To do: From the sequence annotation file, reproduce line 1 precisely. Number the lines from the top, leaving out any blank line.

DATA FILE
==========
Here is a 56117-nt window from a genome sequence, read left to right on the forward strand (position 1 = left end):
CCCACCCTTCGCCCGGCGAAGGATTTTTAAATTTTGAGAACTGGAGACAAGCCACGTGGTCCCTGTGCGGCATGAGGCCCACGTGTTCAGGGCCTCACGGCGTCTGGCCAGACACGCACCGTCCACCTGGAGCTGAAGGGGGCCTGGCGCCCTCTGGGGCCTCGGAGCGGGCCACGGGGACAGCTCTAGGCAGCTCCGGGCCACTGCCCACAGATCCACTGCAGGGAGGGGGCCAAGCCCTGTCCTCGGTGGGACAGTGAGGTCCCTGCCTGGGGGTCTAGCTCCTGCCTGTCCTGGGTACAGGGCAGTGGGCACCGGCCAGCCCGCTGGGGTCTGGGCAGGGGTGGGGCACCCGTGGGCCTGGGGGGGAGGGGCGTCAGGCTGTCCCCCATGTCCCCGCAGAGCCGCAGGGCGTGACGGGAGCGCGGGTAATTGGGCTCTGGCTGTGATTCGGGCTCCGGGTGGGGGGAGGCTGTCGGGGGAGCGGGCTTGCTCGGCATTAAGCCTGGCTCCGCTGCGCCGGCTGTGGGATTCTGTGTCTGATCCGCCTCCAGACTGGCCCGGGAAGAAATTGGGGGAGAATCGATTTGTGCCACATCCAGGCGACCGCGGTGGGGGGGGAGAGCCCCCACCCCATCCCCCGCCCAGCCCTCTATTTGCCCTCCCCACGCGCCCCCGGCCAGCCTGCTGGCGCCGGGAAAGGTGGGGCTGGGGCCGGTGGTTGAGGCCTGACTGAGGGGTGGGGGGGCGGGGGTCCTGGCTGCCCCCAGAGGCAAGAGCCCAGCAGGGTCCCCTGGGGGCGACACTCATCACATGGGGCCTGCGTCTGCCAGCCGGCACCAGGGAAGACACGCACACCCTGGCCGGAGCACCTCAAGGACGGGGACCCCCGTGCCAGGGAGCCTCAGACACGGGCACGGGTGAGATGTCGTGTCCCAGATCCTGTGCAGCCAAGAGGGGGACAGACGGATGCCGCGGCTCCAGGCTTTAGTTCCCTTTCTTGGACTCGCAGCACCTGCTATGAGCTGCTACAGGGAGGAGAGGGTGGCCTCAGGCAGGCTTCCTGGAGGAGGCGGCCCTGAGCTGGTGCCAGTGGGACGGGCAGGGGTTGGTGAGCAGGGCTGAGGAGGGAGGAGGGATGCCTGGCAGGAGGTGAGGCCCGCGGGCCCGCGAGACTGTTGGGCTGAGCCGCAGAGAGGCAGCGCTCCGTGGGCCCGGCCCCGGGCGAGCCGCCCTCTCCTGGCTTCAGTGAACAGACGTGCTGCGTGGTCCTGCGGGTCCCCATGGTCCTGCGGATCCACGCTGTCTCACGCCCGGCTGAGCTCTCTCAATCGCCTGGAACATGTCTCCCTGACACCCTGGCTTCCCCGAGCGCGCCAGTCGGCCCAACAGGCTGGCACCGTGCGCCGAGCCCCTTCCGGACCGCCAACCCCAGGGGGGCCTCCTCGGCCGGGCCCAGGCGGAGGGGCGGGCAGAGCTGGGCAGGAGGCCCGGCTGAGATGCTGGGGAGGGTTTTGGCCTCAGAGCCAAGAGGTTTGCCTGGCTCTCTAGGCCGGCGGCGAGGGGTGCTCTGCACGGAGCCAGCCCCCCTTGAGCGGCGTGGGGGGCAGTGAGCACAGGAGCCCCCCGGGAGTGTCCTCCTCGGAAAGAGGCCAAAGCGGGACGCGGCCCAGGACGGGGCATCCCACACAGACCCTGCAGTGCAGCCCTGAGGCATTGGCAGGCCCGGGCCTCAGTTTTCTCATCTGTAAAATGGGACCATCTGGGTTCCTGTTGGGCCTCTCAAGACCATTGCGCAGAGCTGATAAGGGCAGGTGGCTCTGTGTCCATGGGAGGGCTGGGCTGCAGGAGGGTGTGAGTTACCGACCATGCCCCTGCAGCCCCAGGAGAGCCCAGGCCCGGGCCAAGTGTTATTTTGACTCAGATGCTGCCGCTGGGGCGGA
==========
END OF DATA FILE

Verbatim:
Here is a 56117-nt window from a genome sequence, read left to right on the forward strand (position 1 = left end):